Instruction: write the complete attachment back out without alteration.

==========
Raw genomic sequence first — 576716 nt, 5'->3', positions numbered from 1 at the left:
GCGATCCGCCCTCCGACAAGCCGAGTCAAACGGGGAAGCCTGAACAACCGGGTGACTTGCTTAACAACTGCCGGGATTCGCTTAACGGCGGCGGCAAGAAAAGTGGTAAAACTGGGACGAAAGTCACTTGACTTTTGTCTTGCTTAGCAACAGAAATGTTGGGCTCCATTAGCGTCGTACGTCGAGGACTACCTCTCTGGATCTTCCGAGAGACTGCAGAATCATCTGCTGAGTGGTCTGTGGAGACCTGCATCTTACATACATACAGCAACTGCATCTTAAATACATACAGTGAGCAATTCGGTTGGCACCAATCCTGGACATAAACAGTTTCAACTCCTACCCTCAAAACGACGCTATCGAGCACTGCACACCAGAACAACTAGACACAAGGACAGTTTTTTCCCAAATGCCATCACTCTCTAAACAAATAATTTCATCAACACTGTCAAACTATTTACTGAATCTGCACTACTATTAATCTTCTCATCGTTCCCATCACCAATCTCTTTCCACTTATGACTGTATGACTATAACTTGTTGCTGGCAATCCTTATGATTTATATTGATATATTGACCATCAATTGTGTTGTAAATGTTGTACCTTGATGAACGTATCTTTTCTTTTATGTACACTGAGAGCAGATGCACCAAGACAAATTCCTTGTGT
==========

Raw genomic sequence first — 576716 nt, 5'->3', positions numbered from 1 at the left:
GCGATCCGCCCTCCGACAAGCCGAGTCAAACGGGGAAGCCTGAACAACCGGGTGACTTGCTTAACAACTGCCGGGATTCGCTTAACGGCGGCGGCAAGAAAAGTGGTAAAACTGGGACGAAAGTCACTTGACTTTTGTCTTGCTTAGCAACAGAAATGTTGGGCTCCATTAGCGTCGTACGTCGAGGACTACCTCTCTGGATCTTCCGAGAGACTGCAGAATCATCTGCTGAGTGGTCTGTGGAGACCTGCATCTTACATACATACAGCAACTGCATCTTAAATACATACAGTGAGCAATTCGGTTGGCACCAATCCTGGACATAAACAGTTTCAACTCCTACCCTCAAAACGACGCTATCGAGCACTGCACACCAGAACAACTAGACACAAGGACAGTTTTTTCCCAAATGCCATCACTCTCTAAACAAATAATTTCATCAACACTGTCAAACTATTTACTGAATCTGCACTACTATTAATCTTCTCATCGTTCCCATCACCAATCTCTTTCCACTTATGACTGTATGACTATAACTTGTTGCTGGCAATCCTTATGATTTATATTGATATATTGACCATCAATTGTGTTGTAAATGTTGTACCTTGATGAACGTATCTTTTCTTTTATGTACACTGAGAGCAGATGCACCAAGACAAATTCCTTGTGT